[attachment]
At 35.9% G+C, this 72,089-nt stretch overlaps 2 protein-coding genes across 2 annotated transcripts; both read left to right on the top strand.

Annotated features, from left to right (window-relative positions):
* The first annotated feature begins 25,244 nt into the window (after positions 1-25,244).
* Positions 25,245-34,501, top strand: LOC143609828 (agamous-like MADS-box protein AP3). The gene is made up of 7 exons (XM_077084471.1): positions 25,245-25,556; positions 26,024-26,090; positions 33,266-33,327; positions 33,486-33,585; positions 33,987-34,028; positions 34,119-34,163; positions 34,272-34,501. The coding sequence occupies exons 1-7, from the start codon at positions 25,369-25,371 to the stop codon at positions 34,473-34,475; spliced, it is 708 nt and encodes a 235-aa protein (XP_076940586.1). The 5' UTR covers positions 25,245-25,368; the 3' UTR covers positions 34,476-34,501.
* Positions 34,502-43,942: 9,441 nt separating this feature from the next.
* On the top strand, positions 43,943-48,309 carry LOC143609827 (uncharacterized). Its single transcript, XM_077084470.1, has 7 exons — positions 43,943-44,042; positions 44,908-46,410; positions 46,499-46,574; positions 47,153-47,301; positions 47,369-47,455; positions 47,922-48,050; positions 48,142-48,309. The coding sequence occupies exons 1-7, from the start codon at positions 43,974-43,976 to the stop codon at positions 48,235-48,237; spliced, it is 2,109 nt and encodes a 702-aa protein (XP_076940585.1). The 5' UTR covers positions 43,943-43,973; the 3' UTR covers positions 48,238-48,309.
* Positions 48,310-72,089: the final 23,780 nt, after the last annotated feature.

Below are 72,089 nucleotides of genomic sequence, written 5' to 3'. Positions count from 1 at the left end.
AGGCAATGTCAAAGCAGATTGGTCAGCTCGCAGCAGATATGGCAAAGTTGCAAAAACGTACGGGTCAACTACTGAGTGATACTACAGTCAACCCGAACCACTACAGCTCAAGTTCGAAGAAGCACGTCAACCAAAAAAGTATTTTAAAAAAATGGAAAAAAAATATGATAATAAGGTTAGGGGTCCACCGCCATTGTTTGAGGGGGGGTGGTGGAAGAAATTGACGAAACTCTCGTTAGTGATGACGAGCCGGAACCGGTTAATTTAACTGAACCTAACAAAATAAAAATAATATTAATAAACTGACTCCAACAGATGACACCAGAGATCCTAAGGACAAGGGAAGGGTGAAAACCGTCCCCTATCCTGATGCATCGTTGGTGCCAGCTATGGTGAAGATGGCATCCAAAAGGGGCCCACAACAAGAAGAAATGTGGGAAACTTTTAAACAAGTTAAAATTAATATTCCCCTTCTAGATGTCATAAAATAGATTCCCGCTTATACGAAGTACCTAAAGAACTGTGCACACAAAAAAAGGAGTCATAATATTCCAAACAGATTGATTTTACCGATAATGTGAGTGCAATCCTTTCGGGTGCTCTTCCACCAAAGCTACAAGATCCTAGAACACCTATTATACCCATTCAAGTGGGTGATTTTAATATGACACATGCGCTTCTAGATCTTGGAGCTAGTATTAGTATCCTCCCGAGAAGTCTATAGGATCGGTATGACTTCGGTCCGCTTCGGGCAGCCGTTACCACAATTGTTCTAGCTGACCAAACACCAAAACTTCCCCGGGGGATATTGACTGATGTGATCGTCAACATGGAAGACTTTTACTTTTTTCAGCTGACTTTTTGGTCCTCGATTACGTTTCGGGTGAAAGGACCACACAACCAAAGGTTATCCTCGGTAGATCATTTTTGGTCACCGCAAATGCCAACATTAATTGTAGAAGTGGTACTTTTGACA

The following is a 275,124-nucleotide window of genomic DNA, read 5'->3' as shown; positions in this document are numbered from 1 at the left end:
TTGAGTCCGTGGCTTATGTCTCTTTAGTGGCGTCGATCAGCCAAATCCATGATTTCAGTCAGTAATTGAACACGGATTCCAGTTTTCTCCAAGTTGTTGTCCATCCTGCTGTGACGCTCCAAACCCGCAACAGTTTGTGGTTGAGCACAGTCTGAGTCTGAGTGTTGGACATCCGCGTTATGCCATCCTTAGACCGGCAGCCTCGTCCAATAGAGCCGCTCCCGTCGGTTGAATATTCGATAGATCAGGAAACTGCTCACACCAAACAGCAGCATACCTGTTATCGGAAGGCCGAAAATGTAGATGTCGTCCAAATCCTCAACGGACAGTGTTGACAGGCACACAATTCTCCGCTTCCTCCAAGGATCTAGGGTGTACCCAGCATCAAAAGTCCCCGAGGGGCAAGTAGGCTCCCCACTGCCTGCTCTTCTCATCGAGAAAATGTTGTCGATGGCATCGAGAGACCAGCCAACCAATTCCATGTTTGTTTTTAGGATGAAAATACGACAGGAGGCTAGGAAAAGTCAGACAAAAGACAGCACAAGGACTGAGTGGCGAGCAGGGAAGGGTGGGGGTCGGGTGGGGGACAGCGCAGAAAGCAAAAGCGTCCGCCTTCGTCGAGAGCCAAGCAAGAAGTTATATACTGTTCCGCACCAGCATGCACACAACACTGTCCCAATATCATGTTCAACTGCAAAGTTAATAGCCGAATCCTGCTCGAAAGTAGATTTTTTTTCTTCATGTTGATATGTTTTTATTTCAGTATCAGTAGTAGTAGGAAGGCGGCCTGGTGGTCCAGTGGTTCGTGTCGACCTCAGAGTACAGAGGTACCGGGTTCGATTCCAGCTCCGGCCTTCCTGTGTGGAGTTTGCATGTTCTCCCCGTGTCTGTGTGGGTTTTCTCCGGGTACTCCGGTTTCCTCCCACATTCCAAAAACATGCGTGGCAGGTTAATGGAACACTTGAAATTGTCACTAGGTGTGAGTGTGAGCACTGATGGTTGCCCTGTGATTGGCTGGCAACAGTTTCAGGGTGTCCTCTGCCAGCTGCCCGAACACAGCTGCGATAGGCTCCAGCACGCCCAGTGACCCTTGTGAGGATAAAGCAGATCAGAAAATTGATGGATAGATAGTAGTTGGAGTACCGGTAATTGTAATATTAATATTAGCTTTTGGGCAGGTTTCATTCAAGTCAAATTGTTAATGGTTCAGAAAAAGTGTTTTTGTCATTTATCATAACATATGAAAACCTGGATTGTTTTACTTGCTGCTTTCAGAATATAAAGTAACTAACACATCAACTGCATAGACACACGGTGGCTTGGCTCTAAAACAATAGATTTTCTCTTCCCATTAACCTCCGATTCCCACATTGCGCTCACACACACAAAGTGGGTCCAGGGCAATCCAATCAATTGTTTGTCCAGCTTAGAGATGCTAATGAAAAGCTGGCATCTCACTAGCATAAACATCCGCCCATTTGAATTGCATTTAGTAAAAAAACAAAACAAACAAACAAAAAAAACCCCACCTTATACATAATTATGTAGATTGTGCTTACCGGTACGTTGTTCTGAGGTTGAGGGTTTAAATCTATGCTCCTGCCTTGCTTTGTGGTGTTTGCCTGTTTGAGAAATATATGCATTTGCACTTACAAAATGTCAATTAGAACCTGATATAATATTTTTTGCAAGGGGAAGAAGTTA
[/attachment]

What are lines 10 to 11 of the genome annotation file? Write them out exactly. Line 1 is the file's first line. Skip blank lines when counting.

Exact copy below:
The following is a 275,124-nucleotide window of genomic DNA, read 5'->3' as shown; positions in this document are numbered from 1 at the left end:
TTGAGTCCGTGGCTTATGTCTCTTTAGTGGCGTCGATCAGCCAAATCCATGATTTCAGTCAGTAATTGAACACGGATTCCAGTTTTCTCCAAGTTGTTGTCCATCCTGCTGTGACGCTCCAAACCCGCAACAGTTTGTGGTTGAGCACAGTCTGAGTCTGAGTGTTGGACATCCGCGTTATGCCATCCTTAGACCGGCAGCCTCGTCCAATAGAGCCGCTCCCGTCGGTTGAATATTCGATAGATCAGGAAACTGCTCACACCAAACAGCAGCATACCTGTTATCGGAAGGCCGAAAATGTAGATGTCGTCCAAATCCTCAACGGACAGTGTTGACAGGCACACAATTCTCCGCTTCCTCCAAGGATCTAGGGTGTACCCAGCATCAAAAGTCCCCGAGGGGCAAGTAGGCTCCCCACTGCCTGCTCTTCTCATCGAGAAAATGTTGTCGATGGCATCGAGAGACCAGCCAACCAATTCCATGTTTGTTTTTAGGATGAAAATACGACAGGAGGCTAGGAAAAGTCAGACAAAAGACAGCACAAGGACTGAGTGGCGAGCAGGGAAGGGTGGGGGTCGGGTGGGGGACAGCGCAGAAAGCAAAAGCGTCCGCCTTCGTCGAGAGCCAAGCAAGAAGTTATATACTGTTCCGCACCAGCATGCACACAACACTGTCCCAATATCATGTTCAACTGCAAAGTTAATAGCCGAATCCTGCTCGAAAGTAGATTTTTTTTCTTCATGTTGATATGTTTTTATTTCAGTATCAGTAGTAGTAGGAAGGCGGCCTGGTGGTCCAGTGGTTCGTGTCGACCTCAGAGTACAGAGGTACCGGGTTCGATTCCAGCTCCGGCCTTCCTGTGTGGAGTTTGCATGTTCTCCCCGTGTCTGTGTGGGTTTTCTCCGGGTACTCCGGTTTCCTCCCACATTCCAAAAACATGCGTGGCAGGTTAATGGAACACTTGAAATTGTCACTAGGTGTGAGTGTGAGCACTGATGGTTGCCCTGTGATTGGCTGGCAACAGTTTCAGGGTGTCCTCTGCCAGCTGCCCGAACACAGCTGCGATAGGCTCCAGCACGCCCAGTGACCCTTGTGAGGATAAAGCAGATCAGAAAATTGATGGATAGATAGTAGTTGGAGTACCGGTAATTGTAATATTAATATTAGCTTTTGGGCAGGTTTCATTCAAGTCAAATTGTTAATGGTTCAGAAAAAGTGTTTTTGTCATTTATCATAACATATGAAAACCTGGATTGTTTTACTTGCTGCTTTCAGAATATAAAGTAACTAACACATCAACTGCATAGACACACGGTGGCTTGGCTCTAAAACAATAGATTTTCTCTTCCCATTAACCTCCGATTCCCACATTGCGCTCACACACACAAAGTGGGTCCAGGGCAATCCAATCAATTGTTTGTCCAGCTTAGAGATGCTAATGAAAAGCTGGCATCTCACTAGCATAAACATCCGCCCATTTGAATTGCATTTAGTAAAAAAACAAAACAAACAAACAAAAAAAACCCCACCTTATACATAATTATGTAGATTGTGCTTACCGGTACGTTGTTCTGAGGTTGAGGGTTTAAATCTATGCTCCTGCCTTGCTTTGTGGTGTTTGCCTGTTTGAGAAATATATGCATTTGCACTTACAAAATGTCAATTAGAACCTGATATAATATTTTTTGCAAGGGGAAGAAGTTA